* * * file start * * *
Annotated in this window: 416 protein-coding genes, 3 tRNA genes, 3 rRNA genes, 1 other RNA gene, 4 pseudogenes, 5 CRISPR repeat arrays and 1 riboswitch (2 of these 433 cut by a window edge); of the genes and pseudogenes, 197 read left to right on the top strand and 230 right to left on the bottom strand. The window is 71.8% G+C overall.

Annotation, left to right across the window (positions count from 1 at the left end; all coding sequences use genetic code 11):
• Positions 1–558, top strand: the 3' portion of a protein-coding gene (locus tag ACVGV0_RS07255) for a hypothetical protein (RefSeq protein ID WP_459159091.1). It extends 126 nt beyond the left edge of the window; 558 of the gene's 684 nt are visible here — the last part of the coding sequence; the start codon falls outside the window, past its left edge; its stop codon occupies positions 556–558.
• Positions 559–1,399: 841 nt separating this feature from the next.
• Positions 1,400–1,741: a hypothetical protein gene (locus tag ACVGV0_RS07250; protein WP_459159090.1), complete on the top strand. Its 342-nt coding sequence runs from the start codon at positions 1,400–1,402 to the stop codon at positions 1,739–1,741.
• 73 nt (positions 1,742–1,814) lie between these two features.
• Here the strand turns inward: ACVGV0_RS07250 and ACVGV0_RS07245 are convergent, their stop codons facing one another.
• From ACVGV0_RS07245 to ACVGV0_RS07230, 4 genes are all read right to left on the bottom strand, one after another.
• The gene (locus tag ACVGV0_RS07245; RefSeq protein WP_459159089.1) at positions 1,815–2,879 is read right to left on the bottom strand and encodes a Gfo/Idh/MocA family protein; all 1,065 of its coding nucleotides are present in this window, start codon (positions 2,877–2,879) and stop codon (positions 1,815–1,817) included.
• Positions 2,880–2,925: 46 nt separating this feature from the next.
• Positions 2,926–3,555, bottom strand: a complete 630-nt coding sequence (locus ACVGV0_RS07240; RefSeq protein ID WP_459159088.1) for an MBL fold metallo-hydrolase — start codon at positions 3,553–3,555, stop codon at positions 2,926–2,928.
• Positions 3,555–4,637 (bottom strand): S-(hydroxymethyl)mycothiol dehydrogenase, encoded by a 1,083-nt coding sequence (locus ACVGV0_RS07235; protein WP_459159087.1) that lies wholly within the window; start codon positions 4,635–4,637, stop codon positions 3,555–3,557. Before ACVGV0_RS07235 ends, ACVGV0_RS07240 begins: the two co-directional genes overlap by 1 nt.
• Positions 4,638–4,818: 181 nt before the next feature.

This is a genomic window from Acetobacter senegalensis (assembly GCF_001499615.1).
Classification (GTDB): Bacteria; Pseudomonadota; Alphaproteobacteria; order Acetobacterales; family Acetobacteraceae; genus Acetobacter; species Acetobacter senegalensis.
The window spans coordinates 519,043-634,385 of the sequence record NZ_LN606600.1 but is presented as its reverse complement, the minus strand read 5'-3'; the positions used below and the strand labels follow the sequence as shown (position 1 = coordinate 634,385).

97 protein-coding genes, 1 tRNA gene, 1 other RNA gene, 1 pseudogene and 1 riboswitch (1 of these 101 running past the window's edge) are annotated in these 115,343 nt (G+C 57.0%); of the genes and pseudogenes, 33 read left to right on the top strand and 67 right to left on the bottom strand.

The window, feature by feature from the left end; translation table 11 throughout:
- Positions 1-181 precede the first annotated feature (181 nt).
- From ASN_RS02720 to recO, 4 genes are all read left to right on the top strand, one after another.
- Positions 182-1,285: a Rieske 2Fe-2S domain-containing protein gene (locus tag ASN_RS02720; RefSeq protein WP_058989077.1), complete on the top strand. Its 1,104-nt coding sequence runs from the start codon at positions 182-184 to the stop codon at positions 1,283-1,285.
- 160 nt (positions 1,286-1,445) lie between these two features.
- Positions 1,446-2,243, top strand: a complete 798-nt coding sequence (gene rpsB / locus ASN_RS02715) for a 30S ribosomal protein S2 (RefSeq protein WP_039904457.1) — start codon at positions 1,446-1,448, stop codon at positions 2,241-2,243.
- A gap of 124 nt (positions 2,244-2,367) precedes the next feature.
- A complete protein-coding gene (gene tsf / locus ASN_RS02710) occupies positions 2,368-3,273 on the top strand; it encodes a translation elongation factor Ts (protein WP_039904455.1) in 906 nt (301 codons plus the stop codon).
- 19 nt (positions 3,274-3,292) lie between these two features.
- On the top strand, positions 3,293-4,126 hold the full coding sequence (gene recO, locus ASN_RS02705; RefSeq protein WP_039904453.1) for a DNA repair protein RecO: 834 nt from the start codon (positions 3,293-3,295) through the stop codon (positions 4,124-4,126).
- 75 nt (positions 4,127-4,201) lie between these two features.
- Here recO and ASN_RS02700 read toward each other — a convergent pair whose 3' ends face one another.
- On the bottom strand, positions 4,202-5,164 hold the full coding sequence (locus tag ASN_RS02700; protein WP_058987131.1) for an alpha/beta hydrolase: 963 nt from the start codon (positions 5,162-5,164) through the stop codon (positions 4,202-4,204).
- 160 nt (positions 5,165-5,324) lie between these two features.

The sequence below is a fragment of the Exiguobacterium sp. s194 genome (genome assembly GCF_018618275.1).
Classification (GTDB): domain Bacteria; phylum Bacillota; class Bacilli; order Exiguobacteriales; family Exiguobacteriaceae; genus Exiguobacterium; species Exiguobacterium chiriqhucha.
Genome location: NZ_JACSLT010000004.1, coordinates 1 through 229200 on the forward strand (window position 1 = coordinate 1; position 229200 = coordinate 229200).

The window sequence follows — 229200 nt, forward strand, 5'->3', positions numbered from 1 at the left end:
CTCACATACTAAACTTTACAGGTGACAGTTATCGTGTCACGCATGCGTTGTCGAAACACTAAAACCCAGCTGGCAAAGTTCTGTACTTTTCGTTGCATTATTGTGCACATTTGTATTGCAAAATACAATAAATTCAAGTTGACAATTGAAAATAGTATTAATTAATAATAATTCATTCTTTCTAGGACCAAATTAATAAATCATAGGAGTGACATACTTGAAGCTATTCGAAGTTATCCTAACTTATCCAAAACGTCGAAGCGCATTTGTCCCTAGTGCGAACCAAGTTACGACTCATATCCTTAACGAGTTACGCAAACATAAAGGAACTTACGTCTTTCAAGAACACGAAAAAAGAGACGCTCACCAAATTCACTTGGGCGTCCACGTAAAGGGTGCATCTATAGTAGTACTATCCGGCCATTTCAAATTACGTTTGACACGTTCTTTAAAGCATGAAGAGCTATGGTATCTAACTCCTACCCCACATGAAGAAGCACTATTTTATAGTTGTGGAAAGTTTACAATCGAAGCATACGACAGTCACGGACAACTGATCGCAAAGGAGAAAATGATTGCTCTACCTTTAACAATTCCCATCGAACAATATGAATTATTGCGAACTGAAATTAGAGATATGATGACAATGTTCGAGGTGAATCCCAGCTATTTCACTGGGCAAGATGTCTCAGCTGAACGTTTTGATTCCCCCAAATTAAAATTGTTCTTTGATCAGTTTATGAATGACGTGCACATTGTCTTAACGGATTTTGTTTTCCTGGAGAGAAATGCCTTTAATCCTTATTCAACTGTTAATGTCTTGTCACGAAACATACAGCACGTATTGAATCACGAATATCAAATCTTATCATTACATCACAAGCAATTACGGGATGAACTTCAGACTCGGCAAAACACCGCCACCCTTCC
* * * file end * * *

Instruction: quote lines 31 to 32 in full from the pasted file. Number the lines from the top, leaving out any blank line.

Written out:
- 160 nt (positions 5,165-5,324) lie between these two features.

The sequence below is a fragment of the Exiguobacterium sp. s194 genome (genome assembly GCF_018618275.1).